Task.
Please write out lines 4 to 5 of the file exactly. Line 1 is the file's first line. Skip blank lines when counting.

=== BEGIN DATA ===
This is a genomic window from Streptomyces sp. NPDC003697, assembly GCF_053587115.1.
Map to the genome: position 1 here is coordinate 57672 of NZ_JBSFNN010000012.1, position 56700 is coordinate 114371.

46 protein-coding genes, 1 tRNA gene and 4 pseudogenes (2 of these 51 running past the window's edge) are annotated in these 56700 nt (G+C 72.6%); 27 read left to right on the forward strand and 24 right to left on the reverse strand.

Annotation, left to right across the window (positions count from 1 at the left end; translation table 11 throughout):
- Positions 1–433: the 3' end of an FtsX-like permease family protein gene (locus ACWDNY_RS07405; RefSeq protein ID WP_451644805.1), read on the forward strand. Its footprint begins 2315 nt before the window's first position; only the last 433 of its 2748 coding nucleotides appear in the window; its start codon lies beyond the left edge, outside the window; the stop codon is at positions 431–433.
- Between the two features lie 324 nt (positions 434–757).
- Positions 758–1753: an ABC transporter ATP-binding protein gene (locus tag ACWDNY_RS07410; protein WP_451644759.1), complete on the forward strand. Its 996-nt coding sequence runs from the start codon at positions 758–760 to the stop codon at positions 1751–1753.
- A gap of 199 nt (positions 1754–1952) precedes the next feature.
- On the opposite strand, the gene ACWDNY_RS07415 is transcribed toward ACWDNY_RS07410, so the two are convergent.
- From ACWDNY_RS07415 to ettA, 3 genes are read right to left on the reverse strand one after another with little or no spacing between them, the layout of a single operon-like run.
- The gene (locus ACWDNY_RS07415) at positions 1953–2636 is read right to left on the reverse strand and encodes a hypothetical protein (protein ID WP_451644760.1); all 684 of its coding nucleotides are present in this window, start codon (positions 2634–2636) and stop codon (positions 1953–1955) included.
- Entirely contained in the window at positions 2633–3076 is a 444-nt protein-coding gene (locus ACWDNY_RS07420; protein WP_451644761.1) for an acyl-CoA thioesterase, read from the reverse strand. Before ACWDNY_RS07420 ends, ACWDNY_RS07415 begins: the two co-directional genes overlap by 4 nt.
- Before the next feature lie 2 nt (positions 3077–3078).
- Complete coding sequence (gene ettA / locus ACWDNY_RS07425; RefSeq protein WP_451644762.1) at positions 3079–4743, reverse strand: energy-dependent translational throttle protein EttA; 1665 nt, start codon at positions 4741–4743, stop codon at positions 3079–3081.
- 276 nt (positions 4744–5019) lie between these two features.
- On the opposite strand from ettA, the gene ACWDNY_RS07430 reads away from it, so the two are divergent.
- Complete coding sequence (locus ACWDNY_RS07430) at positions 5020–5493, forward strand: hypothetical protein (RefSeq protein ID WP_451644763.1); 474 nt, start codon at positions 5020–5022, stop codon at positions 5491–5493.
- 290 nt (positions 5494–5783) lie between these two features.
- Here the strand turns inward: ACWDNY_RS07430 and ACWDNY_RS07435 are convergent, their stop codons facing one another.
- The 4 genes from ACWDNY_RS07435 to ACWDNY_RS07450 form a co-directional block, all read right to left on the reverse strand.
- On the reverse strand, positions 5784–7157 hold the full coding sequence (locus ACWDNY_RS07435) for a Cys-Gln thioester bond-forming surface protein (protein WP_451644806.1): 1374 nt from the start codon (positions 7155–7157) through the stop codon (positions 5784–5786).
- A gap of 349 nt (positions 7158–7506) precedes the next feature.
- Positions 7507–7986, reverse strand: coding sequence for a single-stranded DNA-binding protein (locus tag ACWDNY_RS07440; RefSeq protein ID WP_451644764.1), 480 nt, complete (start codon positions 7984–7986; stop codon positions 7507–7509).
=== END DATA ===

Annotation, left to right across the window (positions count from 1 at the left end; translation table 11 throughout):
- Positions 1–433: the 3' end of an FtsX-like permease family protein gene (locus ACWDNY_RS07405; RefSeq protein ID WP_451644805.1), read on the forward strand. Its footprint begins 2315 nt before the window's first position; only the last 433 of its 2748 coding nucleotides appear in the window; its start codon lies beyond the left edge, outside the window; the stop codon is at positions 431–433.